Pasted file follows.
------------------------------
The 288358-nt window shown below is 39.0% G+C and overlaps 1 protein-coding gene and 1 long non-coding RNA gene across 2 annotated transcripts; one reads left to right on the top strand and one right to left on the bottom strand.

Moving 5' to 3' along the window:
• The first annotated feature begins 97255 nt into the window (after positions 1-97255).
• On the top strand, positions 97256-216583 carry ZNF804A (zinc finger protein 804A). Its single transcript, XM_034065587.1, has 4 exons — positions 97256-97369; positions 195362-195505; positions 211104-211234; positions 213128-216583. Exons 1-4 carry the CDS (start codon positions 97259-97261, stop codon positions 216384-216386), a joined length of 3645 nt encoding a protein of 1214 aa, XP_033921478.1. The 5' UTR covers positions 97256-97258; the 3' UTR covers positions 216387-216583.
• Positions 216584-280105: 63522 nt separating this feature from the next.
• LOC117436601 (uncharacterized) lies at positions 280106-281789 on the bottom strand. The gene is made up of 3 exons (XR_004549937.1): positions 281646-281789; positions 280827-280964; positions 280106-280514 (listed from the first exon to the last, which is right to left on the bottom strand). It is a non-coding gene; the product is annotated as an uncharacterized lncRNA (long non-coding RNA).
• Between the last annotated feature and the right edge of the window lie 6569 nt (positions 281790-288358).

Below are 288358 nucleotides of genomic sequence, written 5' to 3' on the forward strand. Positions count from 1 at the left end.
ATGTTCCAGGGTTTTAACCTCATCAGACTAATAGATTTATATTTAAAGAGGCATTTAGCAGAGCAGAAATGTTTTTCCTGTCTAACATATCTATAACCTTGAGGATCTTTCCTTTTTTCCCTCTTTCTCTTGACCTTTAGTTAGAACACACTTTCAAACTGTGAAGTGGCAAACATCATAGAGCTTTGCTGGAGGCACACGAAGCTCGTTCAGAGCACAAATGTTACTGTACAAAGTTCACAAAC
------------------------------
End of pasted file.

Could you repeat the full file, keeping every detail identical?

The 288358-nt window shown below is 39.0% G+C and overlaps 1 protein-coding gene and 1 long non-coding RNA gene across 2 annotated transcripts; one reads left to right on the top strand and one right to left on the bottom strand.

Moving 5' to 3' along the window:
• The first annotated feature begins 97255 nt into the window (after positions 1-97255).
• On the top strand, positions 97256-216583 carry ZNF804A (zinc finger protein 804A). Its single transcript, XM_034065587.1, has 4 exons — positions 97256-97369; positions 195362-195505; positions 211104-211234; positions 213128-216583. Exons 1-4 carry the CDS (start codon positions 97259-97261, stop codon positions 216384-216386), a joined length of 3645 nt encoding a protein of 1214 aa, XP_033921478.1. The 5' UTR covers positions 97256-97258; the 3' UTR covers positions 216387-216583.
• Positions 216584-280105: 63522 nt separating this feature from the next.
• LOC117436601 (uncharacterized) lies at positions 280106-281789 on the bottom strand. The gene is made up of 3 exons (XR_004549937.1): positions 281646-281789; positions 280827-280964; positions 280106-280514 (listed from the first exon to the last, which is right to left on the bottom strand). It is a non-coding gene; the product is annotated as an uncharacterized lncRNA (long non-coding RNA).
• Between the last annotated feature and the right edge of the window lie 6569 nt (positions 281790-288358).

Below are 288358 nucleotides of genomic sequence, written 5' to 3' on the forward strand. Positions count from 1 at the left end.
ATGTTCCAGGGTTTTAACCTCATCAGACTAATAGATTTATATTTAAAGAGGCATTTAGCAGAGCAGAAATGTTTTTCCTGTCTAACATATCTATAACCTTGAGGATCTTTCCTTTTTTCCCTCTTTCTCTTGACCTTTAGTTAGAACACACTTTCAAACTGTGAAGTGGCAAACATCATAGAGCTTTGCTGGAGGCACACGAAGCTCGTTCAGAGCACAAATGTTACTGTACAAAGTTCACAAAC